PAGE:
“Yes, Mama.” I hurried to the kitchen and returned with the old tin bucket that held the kitchen garbage. As I stepped through the doorway, the baby let out a loud cry.

I barely noticed when Mama took the bucket from my hand and set it on the floor beside the bed; I was too interested in the mad little person who was wailing and kicking and waving her arms. Warmth bloomed in my chest. Sissy had a daughter, and I had a niece.

Mama bent over the baby, snipped the umbilical cord, and neatly tied it off. Then she wrapped the bawling infant in an old towel, scooped it up and settled it in the crook of her arm, and turned away.

“Can I hold her, Mama?” I asked her back.

The baby’s cries suddenly stopped.

“Mama…” I circled around to where I could see the baby girl again, and, oh dear Lord, Mama had her hand over its face, palm pushing down on its mouth, thumb and forefinger holding its nostrils shut. “Mama!”

Her eyes met mine, as cold and dark as a well. I backed up a step. And I watched, did nothing, as the baby’s legs stopped kicking, its tiny arms stopped flailing, watched as it died in Mama’s arms.

She dropped the little body into the bucket. I cringed at the solid thump, took another step backward.

Mama rubbed and pushed on Sissy’s belly, who slept on, unaware of what Mama had done. But I knew what she’d done, knew she’d killed Sissy’s baby girl. And I hadn’t done a thing to stop her. As I watched the afterbirth gush out of Sissy, I knew that I was as guilty as if it’d been my own hand covering the baby’s face. I was no better than Mama.

Mama plopped the afterbirth on top of the baby. She held out the bucket to me. “Go dump this in the pigsty. But not in the trough. On the ground.”

I took the bucket from Mama’s hand, but I didn’t look inside. I didn’t want to think about what was in it, told myself that the heavy bucket contained only table scraps, nothing more. But as I made my way out of the house and across the yard, the meaty odor that rose up out of the bucket walked with me, turning make-believe into a lie. I tried breathing through my mouth, but that was even worse. The smell became a solid thing, lodging in my throat and choking me.

Was that how the baby had felt?

I passed through the back gate into the barn lot and crossed the packed dirt to the pigsty. The pigs were sort of milling around, restless. Probably hungry. No one had fed them.

And I was fixing to feed them Sissy’s baby girl.

A scream tore past my lips, exploding into the cool, dark night. I clamped my palm over my mouth, sure that Mama’d heard me. Muffled by my hand, a few more screams escaped before I was able to stuff the awful sounds back inside and swallow them down.

I placed my foot upon the first board of the fence. In the short time between that step and the next, I thought of burying the baby instead of dumping it into the pigsty; but in the next instant, I saw Mama’s face, all mad and mean and crazy. I raised the bucket over the top board and dumped the contents onto the mucky ground.

The pigs grunted and squealed, pushing against each other to get to their meal. But after snuffing the baby and afterbirth, each one turned away—as they had when offered Dewey’s bloody parts and pieces—except for Beulah. Her enormous head lowered over the baby’s still, moon-washed body. I turned away.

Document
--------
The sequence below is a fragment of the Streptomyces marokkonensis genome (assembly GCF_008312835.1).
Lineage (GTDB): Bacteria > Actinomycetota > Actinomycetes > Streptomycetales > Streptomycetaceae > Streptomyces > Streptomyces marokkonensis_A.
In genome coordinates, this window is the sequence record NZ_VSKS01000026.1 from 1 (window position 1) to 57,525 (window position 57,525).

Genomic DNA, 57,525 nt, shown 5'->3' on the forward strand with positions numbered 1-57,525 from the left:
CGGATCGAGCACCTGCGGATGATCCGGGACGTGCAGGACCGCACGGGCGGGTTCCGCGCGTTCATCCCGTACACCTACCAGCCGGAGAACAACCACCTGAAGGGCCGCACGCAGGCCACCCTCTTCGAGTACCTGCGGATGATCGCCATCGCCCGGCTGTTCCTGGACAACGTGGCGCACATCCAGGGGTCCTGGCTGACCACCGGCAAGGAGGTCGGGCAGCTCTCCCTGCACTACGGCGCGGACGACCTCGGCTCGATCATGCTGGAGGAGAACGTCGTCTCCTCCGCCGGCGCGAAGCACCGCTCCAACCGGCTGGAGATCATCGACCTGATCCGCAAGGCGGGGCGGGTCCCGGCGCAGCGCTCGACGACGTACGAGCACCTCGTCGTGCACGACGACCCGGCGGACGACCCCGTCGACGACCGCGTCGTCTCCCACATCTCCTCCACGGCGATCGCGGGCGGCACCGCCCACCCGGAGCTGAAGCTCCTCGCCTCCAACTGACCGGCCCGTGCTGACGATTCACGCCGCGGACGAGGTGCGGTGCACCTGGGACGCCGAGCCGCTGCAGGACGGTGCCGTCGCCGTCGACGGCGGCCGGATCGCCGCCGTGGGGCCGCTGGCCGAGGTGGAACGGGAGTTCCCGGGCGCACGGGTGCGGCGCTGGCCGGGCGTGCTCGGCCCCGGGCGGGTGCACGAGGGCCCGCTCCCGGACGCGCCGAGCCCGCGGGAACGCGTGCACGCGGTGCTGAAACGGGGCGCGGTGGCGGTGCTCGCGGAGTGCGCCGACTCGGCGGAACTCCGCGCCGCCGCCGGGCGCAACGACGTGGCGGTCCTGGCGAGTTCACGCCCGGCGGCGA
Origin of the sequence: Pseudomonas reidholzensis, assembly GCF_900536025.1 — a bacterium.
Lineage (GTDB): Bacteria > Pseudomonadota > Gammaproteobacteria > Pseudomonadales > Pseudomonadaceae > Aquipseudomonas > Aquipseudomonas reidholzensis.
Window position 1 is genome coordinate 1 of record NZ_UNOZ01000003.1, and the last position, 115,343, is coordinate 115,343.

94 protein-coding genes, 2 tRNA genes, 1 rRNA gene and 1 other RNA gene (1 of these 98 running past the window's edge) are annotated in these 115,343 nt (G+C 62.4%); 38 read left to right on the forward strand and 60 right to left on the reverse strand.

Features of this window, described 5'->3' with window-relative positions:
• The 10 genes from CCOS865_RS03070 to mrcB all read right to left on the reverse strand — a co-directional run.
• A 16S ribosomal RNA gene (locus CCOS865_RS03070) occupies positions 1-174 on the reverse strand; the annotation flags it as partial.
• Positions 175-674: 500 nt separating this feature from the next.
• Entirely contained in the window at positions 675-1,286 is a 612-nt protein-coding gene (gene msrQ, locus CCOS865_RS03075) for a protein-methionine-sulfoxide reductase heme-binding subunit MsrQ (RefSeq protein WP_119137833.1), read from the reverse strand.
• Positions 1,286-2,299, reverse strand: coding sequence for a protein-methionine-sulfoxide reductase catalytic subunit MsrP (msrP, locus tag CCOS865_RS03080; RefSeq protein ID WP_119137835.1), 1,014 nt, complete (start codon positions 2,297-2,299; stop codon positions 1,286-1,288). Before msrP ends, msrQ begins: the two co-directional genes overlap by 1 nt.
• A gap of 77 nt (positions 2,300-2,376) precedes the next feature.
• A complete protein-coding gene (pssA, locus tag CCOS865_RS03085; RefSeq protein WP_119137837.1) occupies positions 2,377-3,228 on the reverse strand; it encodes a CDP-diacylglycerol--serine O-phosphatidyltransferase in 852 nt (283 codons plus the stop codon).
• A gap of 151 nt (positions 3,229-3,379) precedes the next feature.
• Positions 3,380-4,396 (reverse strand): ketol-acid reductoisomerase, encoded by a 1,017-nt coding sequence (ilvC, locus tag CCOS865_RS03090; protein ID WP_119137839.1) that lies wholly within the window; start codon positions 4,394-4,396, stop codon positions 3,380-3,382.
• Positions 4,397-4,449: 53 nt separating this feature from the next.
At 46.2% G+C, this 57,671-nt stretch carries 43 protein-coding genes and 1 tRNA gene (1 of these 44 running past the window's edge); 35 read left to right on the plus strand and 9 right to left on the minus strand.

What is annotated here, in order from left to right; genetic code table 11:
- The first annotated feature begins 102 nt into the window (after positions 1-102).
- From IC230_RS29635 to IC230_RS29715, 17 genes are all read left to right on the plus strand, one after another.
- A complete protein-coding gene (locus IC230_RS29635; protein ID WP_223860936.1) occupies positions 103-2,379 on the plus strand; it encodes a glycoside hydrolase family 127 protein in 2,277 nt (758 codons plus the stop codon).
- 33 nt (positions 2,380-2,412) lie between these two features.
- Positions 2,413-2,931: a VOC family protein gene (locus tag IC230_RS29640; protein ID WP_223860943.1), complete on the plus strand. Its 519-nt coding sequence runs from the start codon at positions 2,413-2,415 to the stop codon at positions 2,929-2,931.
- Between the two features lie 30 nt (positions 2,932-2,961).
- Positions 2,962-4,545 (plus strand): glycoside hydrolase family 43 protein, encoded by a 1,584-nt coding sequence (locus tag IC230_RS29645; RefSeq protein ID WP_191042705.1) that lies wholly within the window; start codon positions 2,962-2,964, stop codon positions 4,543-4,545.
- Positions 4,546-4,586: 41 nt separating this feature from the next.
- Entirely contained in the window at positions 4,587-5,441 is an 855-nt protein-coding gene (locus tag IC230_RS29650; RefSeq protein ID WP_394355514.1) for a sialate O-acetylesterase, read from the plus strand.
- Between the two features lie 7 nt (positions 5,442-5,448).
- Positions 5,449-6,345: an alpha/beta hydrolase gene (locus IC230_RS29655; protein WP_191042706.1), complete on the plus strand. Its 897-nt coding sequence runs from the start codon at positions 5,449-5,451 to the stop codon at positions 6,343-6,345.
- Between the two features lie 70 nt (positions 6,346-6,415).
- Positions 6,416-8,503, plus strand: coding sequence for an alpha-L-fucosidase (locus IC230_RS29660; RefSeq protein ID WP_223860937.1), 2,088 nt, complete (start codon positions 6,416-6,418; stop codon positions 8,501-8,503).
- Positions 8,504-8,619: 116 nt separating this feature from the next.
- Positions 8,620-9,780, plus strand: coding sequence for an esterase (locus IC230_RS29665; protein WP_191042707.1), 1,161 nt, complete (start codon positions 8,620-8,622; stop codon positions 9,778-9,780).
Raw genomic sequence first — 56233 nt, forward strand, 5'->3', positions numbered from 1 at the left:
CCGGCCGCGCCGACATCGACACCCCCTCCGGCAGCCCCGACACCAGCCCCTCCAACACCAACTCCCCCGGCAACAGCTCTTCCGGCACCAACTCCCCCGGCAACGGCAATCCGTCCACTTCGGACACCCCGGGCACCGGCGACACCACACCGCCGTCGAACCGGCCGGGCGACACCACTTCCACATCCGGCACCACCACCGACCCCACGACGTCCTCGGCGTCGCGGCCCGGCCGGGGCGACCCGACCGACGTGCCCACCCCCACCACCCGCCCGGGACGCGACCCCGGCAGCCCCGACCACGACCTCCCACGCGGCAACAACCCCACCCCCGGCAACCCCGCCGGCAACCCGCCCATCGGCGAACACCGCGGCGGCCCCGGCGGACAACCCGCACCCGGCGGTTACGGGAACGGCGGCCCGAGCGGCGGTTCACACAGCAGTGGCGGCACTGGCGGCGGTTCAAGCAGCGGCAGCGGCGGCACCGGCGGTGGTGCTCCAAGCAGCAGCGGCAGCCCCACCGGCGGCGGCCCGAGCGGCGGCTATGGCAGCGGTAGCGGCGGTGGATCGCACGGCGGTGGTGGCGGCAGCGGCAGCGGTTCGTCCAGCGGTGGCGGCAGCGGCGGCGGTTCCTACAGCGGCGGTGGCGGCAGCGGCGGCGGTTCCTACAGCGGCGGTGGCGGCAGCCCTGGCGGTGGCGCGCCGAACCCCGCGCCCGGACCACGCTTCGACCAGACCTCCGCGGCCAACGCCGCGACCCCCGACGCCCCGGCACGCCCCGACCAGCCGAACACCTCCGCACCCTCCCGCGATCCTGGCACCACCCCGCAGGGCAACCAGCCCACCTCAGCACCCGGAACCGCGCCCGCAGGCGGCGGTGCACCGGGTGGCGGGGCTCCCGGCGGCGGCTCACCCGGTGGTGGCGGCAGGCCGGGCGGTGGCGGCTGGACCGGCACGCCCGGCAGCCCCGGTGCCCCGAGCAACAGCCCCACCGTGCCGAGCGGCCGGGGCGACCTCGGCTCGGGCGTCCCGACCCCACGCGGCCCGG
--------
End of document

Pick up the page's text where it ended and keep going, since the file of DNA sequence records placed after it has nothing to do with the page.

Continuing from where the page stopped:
As I stumbled back through the barn lot, I thought I heard the snapping of tiny bones, and maybe, just maybe, a faint wail…

I opened the back door and heard Sissy screaming. I ran to the bedroom. Sissy was trying to get up, her legs and arms flying in all directions, and Mama was holding her down.

“Where’s my baby?” Sissy yelled. “I want my baby!”

Mama tried to get a grip on her. “Hold still, gal.”

Sissy’s eyes lit on me. Her body stilled. “Where’s my baby, Clara?”

I couldn’t answer. Wouldn’t answer.

“It’s dead,” Mama said.

“But I heard it cry,” Sissy said.

“No, you didn’t,” Mama said. “It was born dead.”

“Oh…” The life drained out of Sissy’s eyes. “I was gonna name it Pearl. If it was a girl, I was gonna name her Pearl…”

#

Four months later, Beulah gave birth to a litter of eleven piglets…babies…I didn’t rightly know what they were. Some had hair; one had a person’s face and a pig’s body; one had a person’s body and a pig’s head; all were a strange mix of person and pig. Mama didn’t see what I saw, said they were perfectly ordinary piglets.

#

I killed them all last night, chopped them into itty-bitty pieces. Except one. She has people arms, legs ending in hooves, a little curly tail, big blue eyes, and straw-blonde hair.

I think I’m gonna name her Pearl.

THE END

©️2020 KTWorkman

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KT Workman

KT Workman grew up in the rural South without the benefit of cell phones or the Internet, a time and place that has heavily influenced her writing. To this day, when she puts pen to paper—or fingers to keyboard—nine times out of ten her mind veers south onto that old, familiar road. It goes home. KT resides in Arkansas where she writes a wide variety of gothic and speculative fiction, and dabbles in poetry.